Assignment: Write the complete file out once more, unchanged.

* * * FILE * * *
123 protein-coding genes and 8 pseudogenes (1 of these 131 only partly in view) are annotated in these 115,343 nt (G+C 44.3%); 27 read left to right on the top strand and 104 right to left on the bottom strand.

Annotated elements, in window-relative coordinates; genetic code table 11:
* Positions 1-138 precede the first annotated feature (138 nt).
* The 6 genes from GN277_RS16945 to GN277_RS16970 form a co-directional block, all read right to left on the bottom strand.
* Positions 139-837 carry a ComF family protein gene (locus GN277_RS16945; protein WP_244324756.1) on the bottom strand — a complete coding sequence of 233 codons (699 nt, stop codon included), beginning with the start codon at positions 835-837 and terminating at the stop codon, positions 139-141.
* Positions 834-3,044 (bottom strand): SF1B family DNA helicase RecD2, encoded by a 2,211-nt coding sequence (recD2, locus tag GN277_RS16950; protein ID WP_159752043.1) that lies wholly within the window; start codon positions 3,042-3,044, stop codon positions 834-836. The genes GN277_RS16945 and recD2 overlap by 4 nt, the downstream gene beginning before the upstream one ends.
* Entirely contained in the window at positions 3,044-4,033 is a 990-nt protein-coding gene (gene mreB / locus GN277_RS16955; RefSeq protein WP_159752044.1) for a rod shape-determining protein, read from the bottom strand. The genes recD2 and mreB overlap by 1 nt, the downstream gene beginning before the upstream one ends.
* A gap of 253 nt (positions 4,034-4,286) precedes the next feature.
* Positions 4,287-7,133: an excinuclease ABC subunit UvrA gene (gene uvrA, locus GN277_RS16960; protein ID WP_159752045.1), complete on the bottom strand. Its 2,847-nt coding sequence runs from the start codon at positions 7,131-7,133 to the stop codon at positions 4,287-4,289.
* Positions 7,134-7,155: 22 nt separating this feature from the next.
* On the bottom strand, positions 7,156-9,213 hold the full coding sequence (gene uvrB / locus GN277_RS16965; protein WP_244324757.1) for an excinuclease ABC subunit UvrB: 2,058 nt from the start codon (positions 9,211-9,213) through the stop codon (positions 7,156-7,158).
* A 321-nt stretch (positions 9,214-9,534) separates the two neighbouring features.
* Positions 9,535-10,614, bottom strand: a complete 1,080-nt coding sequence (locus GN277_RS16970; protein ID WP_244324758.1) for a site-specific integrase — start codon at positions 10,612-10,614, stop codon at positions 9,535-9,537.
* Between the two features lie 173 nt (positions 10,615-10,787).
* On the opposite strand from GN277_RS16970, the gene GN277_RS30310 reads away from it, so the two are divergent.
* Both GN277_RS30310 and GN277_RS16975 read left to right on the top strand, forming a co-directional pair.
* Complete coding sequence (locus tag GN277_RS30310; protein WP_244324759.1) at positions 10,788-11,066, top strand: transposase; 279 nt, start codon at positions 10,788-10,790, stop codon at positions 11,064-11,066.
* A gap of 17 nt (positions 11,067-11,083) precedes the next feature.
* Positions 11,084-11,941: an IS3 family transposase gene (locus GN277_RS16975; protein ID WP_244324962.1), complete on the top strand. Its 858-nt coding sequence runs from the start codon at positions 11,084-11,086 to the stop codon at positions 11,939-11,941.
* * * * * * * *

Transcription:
123 protein-coding genes and 8 pseudogenes (1 of these 131 only partly in view) are annotated in these 115,343 nt (G+C 44.3%); 27 read left to right on the top strand and 104 right to left on the bottom strand.

Annotated elements, in window-relative coordinates; genetic code table 11:
* Positions 1-138 precede the first annotated feature (138 nt).
* The 6 genes from GN277_RS16945 to GN277_RS16970 form a co-directional block, all read right to left on the bottom strand.
* Positions 139-837 carry a ComF family protein gene (locus GN277_RS16945; protein WP_244324756.1) on the bottom strand — a complete coding sequence of 233 codons (699 nt, stop codon included), beginning with the start codon at positions 835-837 and terminating at the stop codon, positions 139-141.
* Positions 834-3,044 (bottom strand): SF1B family DNA helicase RecD2, encoded by a 2,211-nt coding sequence (recD2, locus tag GN277_RS16950; protein ID WP_159752043.1) that lies wholly within the window; start codon positions 3,042-3,044, stop codon positions 834-836. The genes GN277_RS16945 and recD2 overlap by 4 nt, the downstream gene beginning before the upstream one ends.
* Entirely contained in the window at positions 3,044-4,033 is a 990-nt protein-coding gene (gene mreB / locus GN277_RS16955; RefSeq protein WP_159752044.1) for a rod shape-determining protein, read from the bottom strand. The genes recD2 and mreB overlap by 1 nt, the downstream gene beginning before the upstream one ends.
* A gap of 253 nt (positions 4,034-4,286) precedes the next feature.
* Positions 4,287-7,133: an excinuclease ABC subunit UvrA gene (gene uvrA, locus GN277_RS16960; protein ID WP_159752045.1), complete on the bottom strand. Its 2,847-nt coding sequence runs from the start codon at positions 7,131-7,133 to the stop codon at positions 4,287-4,289.
* Positions 7,134-7,155: 22 nt separating this feature from the next.
* On the bottom strand, positions 7,156-9,213 hold the full coding sequence (gene uvrB / locus GN277_RS16965; protein WP_244324757.1) for an excinuclease ABC subunit UvrB: 2,058 nt from the start codon (positions 9,211-9,213) through the stop codon (positions 7,156-7,158).
* A 321-nt stretch (positions 9,214-9,534) separates the two neighbouring features.
* Positions 9,535-10,614, bottom strand: a complete 1,080-nt coding sequence (locus GN277_RS16970; protein ID WP_244324758.1) for a site-specific integrase — start codon at positions 10,612-10,614, stop codon at positions 9,535-9,537.
* Between the two features lie 173 nt (positions 10,615-10,787).
* On the opposite strand from GN277_RS16970, the gene GN277_RS30310 reads away from it, so the two are divergent.
* Both GN277_RS30310 and GN277_RS16975 read left to right on the top strand, forming a co-directional pair.
* Complete coding sequence (locus tag GN277_RS30310; protein WP_244324759.1) at positions 10,788-11,066, top strand: transposase; 279 nt, start codon at positions 10,788-10,790, stop codon at positions 11,064-11,066.
* A gap of 17 nt (positions 11,067-11,083) precedes the next feature.
* Positions 11,084-11,941: an IS3 family transposase gene (locus GN277_RS16975; protein ID WP_244324962.1), complete on the top strand. Its 858-nt coding sequence runs from the start codon at positions 11,084-11,086 to the stop codon at positions 11,939-11,941.